Happy 30th anniversary, Lee Elia rant

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For the second week in a row we have an anniversary of a manager meltdown. Last week was Hal McRae, this week: Lee Elia. Who as Cubs manager in 1983 had what, for my money, is the absolute greatest manager meltdown of all time. This is better than McRrae. Better than Tommy Lasorda’s “what did you think of Dave Kingman’s performance” rant.  This one is the Gold Effing Standard.

And it’s the “effing” which is why. Never has a manager ever rattled off a more profane rant on tape. At least a tape that saw the light of day.  It’s such a fantastic blue streak that I don’t DARE embed it. If you want to hear it — and I am not lying, it’s about 200 F-bombs in a row, directed at Cubs fans — Google “Lee Elia rant” and listed to the first result. John Shea of the San Francisco Chronicle attempted to type out a sanitized version of it. He got one paragraph in before it, presumably, became too tiresome to insert the “bleeping” parts.

“I’ll tell you one (bleeping) thing, I hope we get (bleeping) hotter than (bleep) just to stuff it up them 3,000 (bleeping) people that show up every (bleeping) day, because if they’re the real Chicago (bleeping) fans, they can kiss my (bleeping) ass right downtown. And print it. They’re really, really behind you around here, my (bleeping) ass.”

Is it a coincidence that both the McRae and Elia rants happened around late April?  People ask all the time when to stop taking small sample sizes and early season results so seriously. I usually say sometime between Mother’s Day and Memorial Day. But given the tension here, maybe managers start feeling it in late April. Dunno.

UPDATE: Holy moly! You can buy the Elia rant, printed out, in handsome Cubs red and blue.

Astros push ALCS to Game 7 with 7-1 stunner against Yankees

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There’s just something about playing in your home ballpark. The Astros decimated the Yankees at Minute Maid Park on Friday, riding seven scoreless innings from Justin Verlander and a pair of big runs from Jose Altuve to win 7-1 and force a Game 7 in the American League Championship Series.

Through the first four innings, however, the teams looked equally matched. Luis Severino no-hit the Astros through 3 2/3 innings, losing his bid on Carlos Correa‘s line drive single in the fourth. The Astros returned in the fifth to do some real damage, drawing two walks and plating the first run of the night with Brian McCann‘s ground-rule double off of the right field wall. Things didn’t get any easier for Severino. Jose Altuve lined a two-RBI base hit into left field, upping Houston’s advantage to three runs.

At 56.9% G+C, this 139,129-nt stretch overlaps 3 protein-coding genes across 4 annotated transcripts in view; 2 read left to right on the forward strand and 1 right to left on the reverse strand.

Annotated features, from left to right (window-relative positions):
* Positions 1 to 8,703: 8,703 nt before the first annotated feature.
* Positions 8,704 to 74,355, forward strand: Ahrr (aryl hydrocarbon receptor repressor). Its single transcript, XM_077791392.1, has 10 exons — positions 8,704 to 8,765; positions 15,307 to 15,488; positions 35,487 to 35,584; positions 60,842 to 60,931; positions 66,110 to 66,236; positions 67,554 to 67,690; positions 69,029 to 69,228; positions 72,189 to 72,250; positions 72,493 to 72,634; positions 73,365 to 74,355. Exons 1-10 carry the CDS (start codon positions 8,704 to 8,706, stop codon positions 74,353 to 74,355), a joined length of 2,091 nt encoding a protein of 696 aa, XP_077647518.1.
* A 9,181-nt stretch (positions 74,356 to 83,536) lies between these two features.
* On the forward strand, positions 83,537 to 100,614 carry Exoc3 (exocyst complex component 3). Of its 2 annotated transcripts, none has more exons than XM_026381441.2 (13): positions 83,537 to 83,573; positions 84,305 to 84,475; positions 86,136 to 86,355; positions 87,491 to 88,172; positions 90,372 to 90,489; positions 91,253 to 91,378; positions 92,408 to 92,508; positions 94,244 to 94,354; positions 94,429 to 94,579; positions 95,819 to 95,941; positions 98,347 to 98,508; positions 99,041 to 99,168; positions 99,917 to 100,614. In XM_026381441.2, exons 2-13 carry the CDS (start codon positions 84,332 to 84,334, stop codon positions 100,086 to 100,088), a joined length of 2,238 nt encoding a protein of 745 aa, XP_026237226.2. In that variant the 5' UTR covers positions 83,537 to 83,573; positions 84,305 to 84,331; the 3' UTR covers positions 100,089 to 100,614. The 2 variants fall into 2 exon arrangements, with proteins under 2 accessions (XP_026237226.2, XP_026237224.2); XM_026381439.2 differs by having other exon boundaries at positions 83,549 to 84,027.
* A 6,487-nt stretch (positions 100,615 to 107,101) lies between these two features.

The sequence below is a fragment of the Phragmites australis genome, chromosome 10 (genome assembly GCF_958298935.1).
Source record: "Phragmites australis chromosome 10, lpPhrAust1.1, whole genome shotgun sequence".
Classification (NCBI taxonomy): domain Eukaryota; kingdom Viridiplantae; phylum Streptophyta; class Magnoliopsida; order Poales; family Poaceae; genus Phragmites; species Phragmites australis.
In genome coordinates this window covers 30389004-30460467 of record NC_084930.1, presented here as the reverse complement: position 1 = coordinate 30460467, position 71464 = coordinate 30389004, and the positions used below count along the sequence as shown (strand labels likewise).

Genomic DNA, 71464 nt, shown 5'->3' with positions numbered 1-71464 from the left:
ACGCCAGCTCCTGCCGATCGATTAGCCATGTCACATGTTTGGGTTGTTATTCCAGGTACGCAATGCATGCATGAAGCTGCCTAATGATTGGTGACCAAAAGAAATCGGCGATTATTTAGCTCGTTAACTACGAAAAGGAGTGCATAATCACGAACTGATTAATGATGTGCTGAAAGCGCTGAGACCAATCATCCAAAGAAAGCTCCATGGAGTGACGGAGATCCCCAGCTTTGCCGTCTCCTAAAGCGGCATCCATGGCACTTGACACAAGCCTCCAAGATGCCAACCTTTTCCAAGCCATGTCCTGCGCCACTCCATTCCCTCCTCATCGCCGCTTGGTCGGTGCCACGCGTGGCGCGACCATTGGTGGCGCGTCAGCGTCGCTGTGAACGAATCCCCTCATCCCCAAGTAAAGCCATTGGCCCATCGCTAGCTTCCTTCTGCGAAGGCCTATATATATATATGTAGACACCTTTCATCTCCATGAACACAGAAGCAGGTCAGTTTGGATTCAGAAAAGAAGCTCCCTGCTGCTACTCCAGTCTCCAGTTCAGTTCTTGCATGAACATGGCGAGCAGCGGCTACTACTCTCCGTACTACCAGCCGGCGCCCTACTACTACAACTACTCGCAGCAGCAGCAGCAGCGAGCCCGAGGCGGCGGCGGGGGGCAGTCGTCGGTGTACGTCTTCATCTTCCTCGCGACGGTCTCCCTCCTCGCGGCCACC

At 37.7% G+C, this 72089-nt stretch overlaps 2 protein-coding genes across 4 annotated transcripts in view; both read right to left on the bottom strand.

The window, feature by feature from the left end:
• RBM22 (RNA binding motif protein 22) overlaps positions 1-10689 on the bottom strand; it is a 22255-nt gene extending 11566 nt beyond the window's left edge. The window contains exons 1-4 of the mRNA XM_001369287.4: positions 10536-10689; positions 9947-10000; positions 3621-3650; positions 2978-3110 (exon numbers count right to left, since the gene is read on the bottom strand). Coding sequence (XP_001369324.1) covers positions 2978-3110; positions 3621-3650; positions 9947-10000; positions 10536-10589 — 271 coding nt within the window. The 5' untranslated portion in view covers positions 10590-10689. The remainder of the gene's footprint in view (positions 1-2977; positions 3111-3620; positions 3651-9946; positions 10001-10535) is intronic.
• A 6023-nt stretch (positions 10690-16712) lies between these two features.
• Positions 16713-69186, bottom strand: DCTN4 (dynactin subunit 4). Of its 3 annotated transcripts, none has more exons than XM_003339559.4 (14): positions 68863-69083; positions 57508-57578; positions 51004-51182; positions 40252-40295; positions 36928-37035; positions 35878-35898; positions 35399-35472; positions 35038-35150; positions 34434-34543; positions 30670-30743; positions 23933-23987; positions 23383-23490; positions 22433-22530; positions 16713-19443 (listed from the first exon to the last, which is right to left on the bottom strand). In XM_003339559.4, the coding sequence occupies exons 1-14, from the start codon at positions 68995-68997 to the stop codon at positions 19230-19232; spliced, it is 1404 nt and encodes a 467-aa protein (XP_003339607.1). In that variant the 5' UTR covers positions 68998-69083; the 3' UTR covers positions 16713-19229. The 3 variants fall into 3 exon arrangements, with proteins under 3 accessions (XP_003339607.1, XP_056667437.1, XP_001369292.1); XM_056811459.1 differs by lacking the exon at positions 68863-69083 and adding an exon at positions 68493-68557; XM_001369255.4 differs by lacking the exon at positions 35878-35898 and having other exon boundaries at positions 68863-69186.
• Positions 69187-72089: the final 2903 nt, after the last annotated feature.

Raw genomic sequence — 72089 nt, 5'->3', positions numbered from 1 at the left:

Verlander, meanwhile, muted the Yankees’ offense with seven innings of five-hit, eight-strikeout ball. While he didn’t come close to matching his complete game effort in Game 2, he was still plenty dominant against a struggling New York lineup. No player reached past first base until the sixth inning, when a pair of base hits from Chase Headley and Didi Gregorius gave the Yankees their first runner in scoring position. That didn’t last long, though, as Gary Sanchez grounded out on a 3-0 slider to end the inning.

In the seventh, Houston’s ace got into another spot of trouble. He walked Greg Bird on six pitches to start the inning, then plunked Starlin Castro on the wrist. Aaron Hicks struck out, in part thanks to a questionable call by home plate umpire Jim Reynolds, but it was Todd Frazier who presented the biggest threat after returning an 0-1 fastball for a 403-foot fly out to left field. Luckily for Verlander, George Springer was there to bail him out with a leaping catch at the wall.

The Yankees kept things exciting in the eighth, too. Aaron Judge ripped his third postseason home run off of Brad Peacock, taking a 425-footer out to the train in left field to spoil the Astros’ shutout. That was the only real break the Yankees got, however, as Altuve, Alex Bregman and Evan Gattis returned in the bottom of the inning to tack on another four runs, including Altuve’s solo shot off of David Robertson:

Ken Giles handled the ninth, expending 23 pitches and giving up a base hit and a walk before retiring Frazier and Headley to end the game. Thanks to Houston’s winning efforts, the two teams will compete in their first seven-game Championship Series since 2004 — and this time, at least one of them is guaranteed to come away with a win.

Game 7 of the ALCS is set for Saturday at 8:00 PM ET. Houston right-hander Charlie Morton (14-7, 3.62 ERA) is scheduled to face southpaw CC Sabathia (14-5, 3.69 ERA).